More than 700,000 total knee replacements and over 300,000 hip replacements are performed in the United States each year, according to the Centers for Disease Control and Prevention. Why?
The short answer is osteoarthritis, a disease that typically affects people in their 40s and beyond.
Osteoarthritis is the most common diagnosis on the planet that requires medical attention, more so than even cardiovascular disease. Osteoarthritis is widely prevalent and has a negative impact on work productivity, independent living, and quality of life. Yet, we do not know the cause. We know things like the pathophysiology of heart disease or diabetes – not so with osteoarthritis. Science is working on it, but we do not have definitive answers – so we have not been able to engineer a definitive biologic treatment. Until then, there are two ways to manage this disease:
- Symptom suppression: We can manage the symptoms of osteoarthritis through lifestyle changes, adaptations and modifications, including weight loss and management, activity moderation, oral medication, as well as joint protection through exercise. We will explore those in detail during the first half of my Community Medical School talk. Specifically, I will share data that shows what we currently know about symptom suppression techniques.
- Surgery: In the absence of a definitive biologic solution, as osteoarthritis progresses, it becomes gradually worse and symptom suppression is no longer adequate. That can be a depressing reality for a patient. At this point, the disease truly becomes suffering. Fortunately, the field of orthopedics allows patients to change that through joint replacement surgery.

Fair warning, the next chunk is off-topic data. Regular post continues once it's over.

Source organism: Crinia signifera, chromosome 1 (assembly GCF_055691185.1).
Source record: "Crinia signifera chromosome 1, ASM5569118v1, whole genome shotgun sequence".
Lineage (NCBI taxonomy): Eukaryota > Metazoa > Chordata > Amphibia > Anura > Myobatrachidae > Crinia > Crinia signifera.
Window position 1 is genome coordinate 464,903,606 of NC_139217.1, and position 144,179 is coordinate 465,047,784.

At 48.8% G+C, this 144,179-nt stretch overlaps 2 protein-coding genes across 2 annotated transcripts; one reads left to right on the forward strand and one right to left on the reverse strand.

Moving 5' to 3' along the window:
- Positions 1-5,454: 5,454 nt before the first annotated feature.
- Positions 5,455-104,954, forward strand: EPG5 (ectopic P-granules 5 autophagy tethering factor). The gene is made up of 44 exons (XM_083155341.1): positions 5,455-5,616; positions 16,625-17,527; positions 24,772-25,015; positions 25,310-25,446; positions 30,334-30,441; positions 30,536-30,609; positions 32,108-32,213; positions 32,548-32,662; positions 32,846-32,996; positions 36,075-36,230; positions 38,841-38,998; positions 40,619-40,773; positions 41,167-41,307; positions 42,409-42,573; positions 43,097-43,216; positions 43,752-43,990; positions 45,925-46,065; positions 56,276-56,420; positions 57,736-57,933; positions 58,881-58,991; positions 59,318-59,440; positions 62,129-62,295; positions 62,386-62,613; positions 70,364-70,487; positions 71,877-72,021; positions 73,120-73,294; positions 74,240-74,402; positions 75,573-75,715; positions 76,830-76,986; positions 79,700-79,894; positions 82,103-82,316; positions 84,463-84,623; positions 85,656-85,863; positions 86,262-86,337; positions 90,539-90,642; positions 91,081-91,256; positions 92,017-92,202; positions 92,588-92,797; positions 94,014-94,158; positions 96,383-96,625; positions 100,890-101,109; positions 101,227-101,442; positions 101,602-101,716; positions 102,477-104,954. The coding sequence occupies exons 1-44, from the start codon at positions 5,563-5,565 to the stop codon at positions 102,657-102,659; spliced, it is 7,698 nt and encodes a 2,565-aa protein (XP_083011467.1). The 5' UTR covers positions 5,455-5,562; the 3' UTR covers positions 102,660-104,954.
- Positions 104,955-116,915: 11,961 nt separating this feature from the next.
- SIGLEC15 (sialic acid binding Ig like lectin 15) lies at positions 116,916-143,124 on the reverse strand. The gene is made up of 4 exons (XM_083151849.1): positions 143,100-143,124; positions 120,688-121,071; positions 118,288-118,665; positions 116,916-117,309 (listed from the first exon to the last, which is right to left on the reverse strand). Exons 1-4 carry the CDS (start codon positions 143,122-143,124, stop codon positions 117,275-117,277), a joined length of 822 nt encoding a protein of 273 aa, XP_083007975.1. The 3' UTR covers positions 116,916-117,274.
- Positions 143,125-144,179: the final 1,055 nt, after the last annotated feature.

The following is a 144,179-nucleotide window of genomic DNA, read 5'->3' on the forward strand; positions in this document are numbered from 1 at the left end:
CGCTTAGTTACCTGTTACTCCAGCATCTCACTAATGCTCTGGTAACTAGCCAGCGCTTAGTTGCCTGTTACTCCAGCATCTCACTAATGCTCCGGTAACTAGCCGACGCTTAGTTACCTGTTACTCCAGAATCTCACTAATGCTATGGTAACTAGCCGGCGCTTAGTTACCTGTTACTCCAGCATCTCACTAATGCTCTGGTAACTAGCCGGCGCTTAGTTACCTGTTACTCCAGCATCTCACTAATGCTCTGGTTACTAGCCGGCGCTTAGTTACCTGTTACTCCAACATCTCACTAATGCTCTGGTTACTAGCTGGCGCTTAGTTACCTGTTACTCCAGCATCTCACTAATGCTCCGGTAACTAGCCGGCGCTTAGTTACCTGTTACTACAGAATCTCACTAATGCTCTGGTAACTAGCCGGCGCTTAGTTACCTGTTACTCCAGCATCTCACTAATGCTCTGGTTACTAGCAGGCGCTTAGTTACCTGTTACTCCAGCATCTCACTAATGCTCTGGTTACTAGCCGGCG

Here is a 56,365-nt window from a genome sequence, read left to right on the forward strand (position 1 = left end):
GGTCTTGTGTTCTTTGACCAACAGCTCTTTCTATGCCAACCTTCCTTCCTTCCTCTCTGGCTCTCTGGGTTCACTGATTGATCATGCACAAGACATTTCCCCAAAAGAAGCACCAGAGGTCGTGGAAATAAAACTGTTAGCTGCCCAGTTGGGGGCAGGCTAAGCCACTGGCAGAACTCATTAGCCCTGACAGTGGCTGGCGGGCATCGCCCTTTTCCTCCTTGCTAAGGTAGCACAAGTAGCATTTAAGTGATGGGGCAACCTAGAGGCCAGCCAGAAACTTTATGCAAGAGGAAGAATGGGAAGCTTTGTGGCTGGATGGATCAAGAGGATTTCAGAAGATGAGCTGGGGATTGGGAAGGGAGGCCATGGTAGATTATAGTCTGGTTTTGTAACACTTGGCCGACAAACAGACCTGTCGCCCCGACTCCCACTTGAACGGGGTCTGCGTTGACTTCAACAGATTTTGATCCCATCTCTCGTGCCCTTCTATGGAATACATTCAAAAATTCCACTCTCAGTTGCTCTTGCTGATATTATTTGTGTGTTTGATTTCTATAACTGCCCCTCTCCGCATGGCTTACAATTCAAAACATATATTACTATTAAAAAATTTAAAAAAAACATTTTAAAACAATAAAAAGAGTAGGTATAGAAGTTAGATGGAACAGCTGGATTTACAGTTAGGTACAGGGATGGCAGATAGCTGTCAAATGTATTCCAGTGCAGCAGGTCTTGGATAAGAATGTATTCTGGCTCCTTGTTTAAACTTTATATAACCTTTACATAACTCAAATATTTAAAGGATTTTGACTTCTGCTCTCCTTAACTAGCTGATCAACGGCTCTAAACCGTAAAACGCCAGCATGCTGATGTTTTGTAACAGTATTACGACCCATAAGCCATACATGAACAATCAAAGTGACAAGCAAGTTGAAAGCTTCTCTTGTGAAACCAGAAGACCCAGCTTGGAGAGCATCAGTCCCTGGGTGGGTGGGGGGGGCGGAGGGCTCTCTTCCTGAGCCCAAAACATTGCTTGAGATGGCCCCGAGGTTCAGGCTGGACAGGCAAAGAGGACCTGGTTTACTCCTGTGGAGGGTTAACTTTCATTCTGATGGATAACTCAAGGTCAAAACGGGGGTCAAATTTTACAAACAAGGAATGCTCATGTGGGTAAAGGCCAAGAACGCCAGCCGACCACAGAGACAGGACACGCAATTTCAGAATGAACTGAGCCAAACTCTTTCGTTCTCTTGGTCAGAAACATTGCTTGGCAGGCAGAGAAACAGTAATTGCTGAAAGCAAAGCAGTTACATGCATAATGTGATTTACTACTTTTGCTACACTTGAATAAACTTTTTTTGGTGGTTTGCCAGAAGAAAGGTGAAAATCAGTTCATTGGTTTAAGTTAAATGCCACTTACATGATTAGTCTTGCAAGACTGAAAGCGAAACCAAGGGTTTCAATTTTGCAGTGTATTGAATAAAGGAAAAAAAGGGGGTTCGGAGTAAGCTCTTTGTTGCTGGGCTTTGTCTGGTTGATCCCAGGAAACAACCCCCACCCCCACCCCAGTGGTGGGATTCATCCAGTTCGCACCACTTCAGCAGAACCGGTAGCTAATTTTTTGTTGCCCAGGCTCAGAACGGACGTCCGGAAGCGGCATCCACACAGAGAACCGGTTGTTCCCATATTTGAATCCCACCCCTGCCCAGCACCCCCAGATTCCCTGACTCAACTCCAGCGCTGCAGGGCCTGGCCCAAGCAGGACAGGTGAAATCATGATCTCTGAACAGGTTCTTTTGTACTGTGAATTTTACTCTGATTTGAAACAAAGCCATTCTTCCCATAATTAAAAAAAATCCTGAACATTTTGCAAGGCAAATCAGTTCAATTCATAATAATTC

There are very few disease processes that affect humans that you literally can get rid of; with many diseases, such as diabetes or cardiovascular disease, you manage, adapt and live with the disease. In orthopedics, we get rid of the problem through a surgical solution. That’s the good news about surgery. The challenge is the risks that are associated with surgery. That’s where the tension lies for patients; the dilemma is “I have a way to get rid of this, but the surgical risk and recovery time concern me.”
We have new strategies for minimizing risk, and we will touch on all of those during my talk. They include:
- Anesthesia risk
- Infection risk
- Blood clot risk
- Bleeding and blood transfusion
- Mechanical problems (instability, fracture, and wearing out of the new joint)
Finally, for patients there is the question of recovery time: “When can I get back to work, life, play, driving, etc.?”
We are addressing that two ways:
- Patient education: The Orthopedic Specialty Center at the University of Vermont Medical Center offers joint replacement “school” every Monday for patients who are undergoing, or who are planning to undergo joint replacement surgery. It’s an opportunity to listen, learn, and ask questions. Patients and their caregivers are invited to attend.
- Advancing the science of minimally invasive surgery. In my talk, we will review new state-of-the-art surgical techniques that include direct anterior hip replacement, mini posterior hip replacement, patient-specific instrumentation, and partial joint replacement. Each one will be covered in-depth class.
David Halsey, MD, an orthopedic surgeon, is medical director of Adult Reconstructive Surgery at The UVM Medical Center Orthopedics & Rehabilitative Medicine. He is also an associate professor at the Larner College of Medicine at UVM. Watch a video interview with Dr. Halsey.